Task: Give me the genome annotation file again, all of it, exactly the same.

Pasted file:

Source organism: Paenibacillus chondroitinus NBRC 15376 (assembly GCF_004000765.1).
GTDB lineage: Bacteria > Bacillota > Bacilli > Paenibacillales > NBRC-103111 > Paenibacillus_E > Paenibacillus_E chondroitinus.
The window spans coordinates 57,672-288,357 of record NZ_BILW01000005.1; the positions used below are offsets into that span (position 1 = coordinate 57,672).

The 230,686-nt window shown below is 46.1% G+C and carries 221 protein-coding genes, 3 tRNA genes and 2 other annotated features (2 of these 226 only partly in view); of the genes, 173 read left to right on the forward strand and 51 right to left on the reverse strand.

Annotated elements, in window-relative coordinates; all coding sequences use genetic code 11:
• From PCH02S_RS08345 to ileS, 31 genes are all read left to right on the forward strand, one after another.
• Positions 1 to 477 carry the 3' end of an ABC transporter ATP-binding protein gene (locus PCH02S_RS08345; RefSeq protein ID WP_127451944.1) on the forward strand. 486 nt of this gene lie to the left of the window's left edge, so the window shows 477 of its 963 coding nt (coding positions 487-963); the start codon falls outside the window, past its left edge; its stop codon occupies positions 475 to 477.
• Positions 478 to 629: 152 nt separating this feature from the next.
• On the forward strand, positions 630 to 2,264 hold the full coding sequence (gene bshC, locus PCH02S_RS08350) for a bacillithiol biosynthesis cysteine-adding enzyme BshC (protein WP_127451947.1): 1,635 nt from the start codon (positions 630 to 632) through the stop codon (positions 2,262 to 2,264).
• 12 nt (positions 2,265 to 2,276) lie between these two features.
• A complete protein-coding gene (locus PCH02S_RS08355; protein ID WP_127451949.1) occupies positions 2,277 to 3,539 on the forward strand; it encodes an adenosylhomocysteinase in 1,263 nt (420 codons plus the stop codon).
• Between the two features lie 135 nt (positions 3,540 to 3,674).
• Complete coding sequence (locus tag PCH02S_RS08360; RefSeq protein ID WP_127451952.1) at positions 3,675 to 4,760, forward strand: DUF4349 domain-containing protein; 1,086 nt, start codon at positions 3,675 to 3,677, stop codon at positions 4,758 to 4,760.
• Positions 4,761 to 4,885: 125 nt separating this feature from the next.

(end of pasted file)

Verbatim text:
Source organism: Paenibacillus chondroitinus NBRC 15376 (assembly GCF_004000765.1).
GTDB lineage: Bacteria > Bacillota > Bacilli > Paenibacillales > NBRC-103111 > Paenibacillus_E > Paenibacillus_E chondroitinus.
The window spans coordinates 57,672-288,357 of record NZ_BILW01000005.1; the positions used below are offsets into that span (position 1 = coordinate 57,672).

The 230,686-nt window shown below is 46.1% G+C and carries 221 protein-coding genes, 3 tRNA genes and 2 other annotated features (2 of these 226 only partly in view); of the genes, 173 read left to right on the forward strand and 51 right to left on the reverse strand.

Annotated elements, in window-relative coordinates; all coding sequences use genetic code 11:
• From PCH02S_RS08345 to ileS, 31 genes are all read left to right on the forward strand, one after another.
• Positions 1 to 477 carry the 3' end of an ABC transporter ATP-binding protein gene (locus PCH02S_RS08345; RefSeq protein ID WP_127451944.1) on the forward strand. 486 nt of this gene lie to the left of the window's left edge, so the window shows 477 of its 963 coding nt (coding positions 487-963); the start codon falls outside the window, past its left edge; its stop codon occupies positions 475 to 477.
• Positions 478 to 629: 152 nt separating this feature from the next.
• On the forward strand, positions 630 to 2,264 hold the full coding sequence (gene bshC, locus PCH02S_RS08350) for a bacillithiol biosynthesis cysteine-adding enzyme BshC (protein WP_127451947.1): 1,635 nt from the start codon (positions 630 to 632) through the stop codon (positions 2,262 to 2,264).
• 12 nt (positions 2,265 to 2,276) lie between these two features.
• A complete protein-coding gene (locus PCH02S_RS08355; protein ID WP_127451949.1) occupies positions 2,277 to 3,539 on the forward strand; it encodes an adenosylhomocysteinase in 1,263 nt (420 codons plus the stop codon).
• Between the two features lie 135 nt (positions 3,540 to 3,674).
• Complete coding sequence (locus tag PCH02S_RS08360; RefSeq protein ID WP_127451952.1) at positions 3,675 to 4,760, forward strand: DUF4349 domain-containing protein; 1,086 nt, start codon at positions 3,675 to 3,677, stop codon at positions 4,758 to 4,760.
• Positions 4,761 to 4,885: 125 nt separating this feature from the next.